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Thanks for the review, I've been looking forward to hearing how people are getting on with it.

I suspect that (like Citadels) it plays quite differently between smaller and larger groups of players.

Can't wait to try it!
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bruno faidutti
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dougadamsau wrote:
Declarations are supposed to be in turn order around the table, but we quickly adopted "Coup rules" and just shouted out whether we were also declaring that character.


The turn order for declarations can be critical - though it happens more often with more players. Let's suppose 6 players, A, B, C, D, E, F. It's A's turn, and A claims to be the King. B doesn't contest. C knows he had the King, but that was before D swapped - or not - his card with him. If declarations are made in order, C must make his declaration before D. If it' "wild order", there's a problem because if D knows he took the King from C, he wants C to declare first, while C wants D to declare first. It's to prevent such situations that declarations are made clockwise.


dougadamsau wrote:
I suspect it would be pure madness with a high player count.

It's wilder, for sure, but not pure madness. Characters like the two peasants introduce something like team playing - with ever changing teams - and it's still possible to concentrate on two or three characters and try to follow them. It might be best, however, to play the first game with 4 to 6 players, in order not to be overwhelmed by the abilities of all characters.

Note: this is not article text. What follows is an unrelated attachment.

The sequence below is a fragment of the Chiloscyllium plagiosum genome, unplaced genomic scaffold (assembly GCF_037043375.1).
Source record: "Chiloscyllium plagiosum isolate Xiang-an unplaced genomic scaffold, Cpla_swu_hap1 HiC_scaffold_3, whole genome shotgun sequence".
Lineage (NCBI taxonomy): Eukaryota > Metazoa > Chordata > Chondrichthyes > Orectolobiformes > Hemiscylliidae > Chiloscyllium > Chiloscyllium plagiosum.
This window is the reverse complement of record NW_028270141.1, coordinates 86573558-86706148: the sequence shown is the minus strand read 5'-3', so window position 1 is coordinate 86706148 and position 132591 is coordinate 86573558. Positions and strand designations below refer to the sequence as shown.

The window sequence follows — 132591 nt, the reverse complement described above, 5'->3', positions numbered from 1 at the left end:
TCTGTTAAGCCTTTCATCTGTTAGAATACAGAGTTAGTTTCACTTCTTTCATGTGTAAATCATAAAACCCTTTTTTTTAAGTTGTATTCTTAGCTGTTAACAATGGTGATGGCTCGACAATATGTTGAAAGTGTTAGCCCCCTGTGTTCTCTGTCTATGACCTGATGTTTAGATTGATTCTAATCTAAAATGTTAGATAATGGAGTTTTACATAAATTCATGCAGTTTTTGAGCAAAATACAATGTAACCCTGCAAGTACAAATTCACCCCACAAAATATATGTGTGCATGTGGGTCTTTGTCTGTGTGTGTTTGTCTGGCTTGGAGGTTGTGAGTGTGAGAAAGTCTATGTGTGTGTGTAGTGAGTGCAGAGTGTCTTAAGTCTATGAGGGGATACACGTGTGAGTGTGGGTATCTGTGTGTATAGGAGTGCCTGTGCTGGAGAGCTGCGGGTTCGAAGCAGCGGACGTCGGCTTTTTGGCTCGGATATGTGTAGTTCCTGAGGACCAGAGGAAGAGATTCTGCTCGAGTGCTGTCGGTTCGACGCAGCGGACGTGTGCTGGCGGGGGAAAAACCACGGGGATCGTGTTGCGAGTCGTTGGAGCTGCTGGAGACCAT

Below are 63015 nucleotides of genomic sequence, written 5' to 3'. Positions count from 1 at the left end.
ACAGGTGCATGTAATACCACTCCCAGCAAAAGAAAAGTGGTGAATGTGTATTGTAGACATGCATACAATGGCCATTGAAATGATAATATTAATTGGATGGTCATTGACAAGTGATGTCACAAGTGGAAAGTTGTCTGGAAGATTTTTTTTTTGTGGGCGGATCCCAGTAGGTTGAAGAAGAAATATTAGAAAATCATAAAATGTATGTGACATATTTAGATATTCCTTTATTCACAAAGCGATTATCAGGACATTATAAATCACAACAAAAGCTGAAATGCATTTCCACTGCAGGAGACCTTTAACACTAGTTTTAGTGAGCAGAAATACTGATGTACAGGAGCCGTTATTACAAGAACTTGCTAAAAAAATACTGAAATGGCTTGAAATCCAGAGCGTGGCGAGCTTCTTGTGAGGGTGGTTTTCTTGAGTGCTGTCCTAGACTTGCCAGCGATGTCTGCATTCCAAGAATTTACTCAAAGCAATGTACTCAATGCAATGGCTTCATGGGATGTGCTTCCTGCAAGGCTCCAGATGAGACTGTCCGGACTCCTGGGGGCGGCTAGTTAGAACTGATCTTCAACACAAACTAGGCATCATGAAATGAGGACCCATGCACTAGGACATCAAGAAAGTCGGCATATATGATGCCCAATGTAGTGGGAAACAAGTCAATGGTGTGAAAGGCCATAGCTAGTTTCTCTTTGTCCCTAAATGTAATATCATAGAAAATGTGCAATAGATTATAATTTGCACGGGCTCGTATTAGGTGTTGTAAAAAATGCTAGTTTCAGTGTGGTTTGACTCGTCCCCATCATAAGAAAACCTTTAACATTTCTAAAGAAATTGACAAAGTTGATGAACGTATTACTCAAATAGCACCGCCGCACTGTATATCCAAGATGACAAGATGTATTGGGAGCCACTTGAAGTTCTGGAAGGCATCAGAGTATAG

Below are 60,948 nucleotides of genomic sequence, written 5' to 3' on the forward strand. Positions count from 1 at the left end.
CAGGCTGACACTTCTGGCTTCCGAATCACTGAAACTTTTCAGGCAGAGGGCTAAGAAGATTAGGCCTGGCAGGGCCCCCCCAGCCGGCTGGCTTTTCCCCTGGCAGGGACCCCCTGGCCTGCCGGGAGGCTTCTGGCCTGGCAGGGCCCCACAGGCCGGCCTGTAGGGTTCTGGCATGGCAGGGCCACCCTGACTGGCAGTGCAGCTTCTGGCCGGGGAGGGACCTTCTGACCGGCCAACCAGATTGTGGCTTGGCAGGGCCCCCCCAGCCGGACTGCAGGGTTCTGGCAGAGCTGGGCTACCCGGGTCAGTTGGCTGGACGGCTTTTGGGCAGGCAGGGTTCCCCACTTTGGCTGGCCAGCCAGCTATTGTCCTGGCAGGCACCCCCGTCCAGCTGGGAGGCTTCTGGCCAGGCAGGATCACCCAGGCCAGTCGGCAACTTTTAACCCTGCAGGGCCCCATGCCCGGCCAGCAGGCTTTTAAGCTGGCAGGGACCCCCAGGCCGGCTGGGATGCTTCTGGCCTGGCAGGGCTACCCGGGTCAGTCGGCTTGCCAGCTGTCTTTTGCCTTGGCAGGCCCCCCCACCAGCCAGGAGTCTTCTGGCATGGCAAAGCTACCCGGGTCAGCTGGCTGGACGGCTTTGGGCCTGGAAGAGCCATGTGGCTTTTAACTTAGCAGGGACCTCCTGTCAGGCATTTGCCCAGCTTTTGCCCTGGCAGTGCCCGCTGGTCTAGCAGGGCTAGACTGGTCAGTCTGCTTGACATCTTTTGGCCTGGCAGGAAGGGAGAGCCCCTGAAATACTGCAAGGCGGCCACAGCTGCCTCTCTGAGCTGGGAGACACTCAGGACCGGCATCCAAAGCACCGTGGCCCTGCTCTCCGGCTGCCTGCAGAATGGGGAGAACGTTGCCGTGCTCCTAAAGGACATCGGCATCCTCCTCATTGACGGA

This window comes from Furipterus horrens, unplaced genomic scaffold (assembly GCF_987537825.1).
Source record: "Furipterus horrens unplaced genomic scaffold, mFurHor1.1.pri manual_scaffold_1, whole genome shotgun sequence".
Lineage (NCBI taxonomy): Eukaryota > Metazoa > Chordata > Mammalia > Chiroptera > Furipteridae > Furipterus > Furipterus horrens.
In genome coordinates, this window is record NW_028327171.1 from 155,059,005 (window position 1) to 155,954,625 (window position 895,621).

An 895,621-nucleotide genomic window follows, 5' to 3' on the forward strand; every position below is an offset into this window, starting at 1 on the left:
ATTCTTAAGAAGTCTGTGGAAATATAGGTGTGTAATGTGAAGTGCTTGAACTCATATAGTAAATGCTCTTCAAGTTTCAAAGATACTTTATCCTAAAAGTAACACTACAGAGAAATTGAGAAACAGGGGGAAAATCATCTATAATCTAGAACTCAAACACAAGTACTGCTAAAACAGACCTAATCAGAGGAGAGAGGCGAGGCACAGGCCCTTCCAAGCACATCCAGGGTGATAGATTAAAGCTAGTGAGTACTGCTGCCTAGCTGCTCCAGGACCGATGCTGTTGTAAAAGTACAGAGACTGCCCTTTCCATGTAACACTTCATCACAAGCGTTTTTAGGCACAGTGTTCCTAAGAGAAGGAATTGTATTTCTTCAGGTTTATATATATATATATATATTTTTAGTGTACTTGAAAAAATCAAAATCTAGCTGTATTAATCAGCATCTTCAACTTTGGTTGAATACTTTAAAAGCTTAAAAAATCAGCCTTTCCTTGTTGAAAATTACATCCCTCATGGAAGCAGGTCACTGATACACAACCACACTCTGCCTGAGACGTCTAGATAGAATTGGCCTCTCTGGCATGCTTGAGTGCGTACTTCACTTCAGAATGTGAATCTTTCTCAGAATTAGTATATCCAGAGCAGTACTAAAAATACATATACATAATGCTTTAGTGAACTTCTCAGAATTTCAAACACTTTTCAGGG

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Doug Adams
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faidutti wrote:
dougadamsau wrote:
Declarations are supposed to be in turn order around the table, but we quickly adopted "Coup rules" and just shouted out whether we were also declaring that character.


The turn order for declarations can be critical - though it happens more often with more players. Let's suppose 6 players, A, B, C, D, E, F. It's A's turn, and A claims to be the King. B doesn't contest. C knows he had the King, but that was before D swapped - or not - his card with him. If declarations are made in order, C must make his declaration before D. If it' "wild order", there's a problem because if D knows he took the King from C, he wants C to declare first, while C wants D to declare first. It's to prevent such situations that declarations are made clockwise.


That is an excellent point, and I'm sure some players had grasped that fact and were holding back to see what others did. I will try to make it go around the table next time, but six months/150 games of free form Coup creates bad habits to break!
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João Menezes
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dougadamsau wrote:
This was a French edition of the game so I hastily mocked up an English cheat sheet, complete with typos, but it is hardly needed. The game is very easy to explain, and we were quickly into it.


I´ve had the same experience. As soon as I got the game I´ve made a portuguese aid to play with my group. I went as far as to print it in expensive paper to look like the originals, but everybody just quickly memorized the 6 characters and the aids are yet to be used.

(I´ve only played Mascarade with groups of 4-6)

And yes, it is a lot of fun!
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Matt Riddle
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nice write up. I am looking to get this one when its hits American shores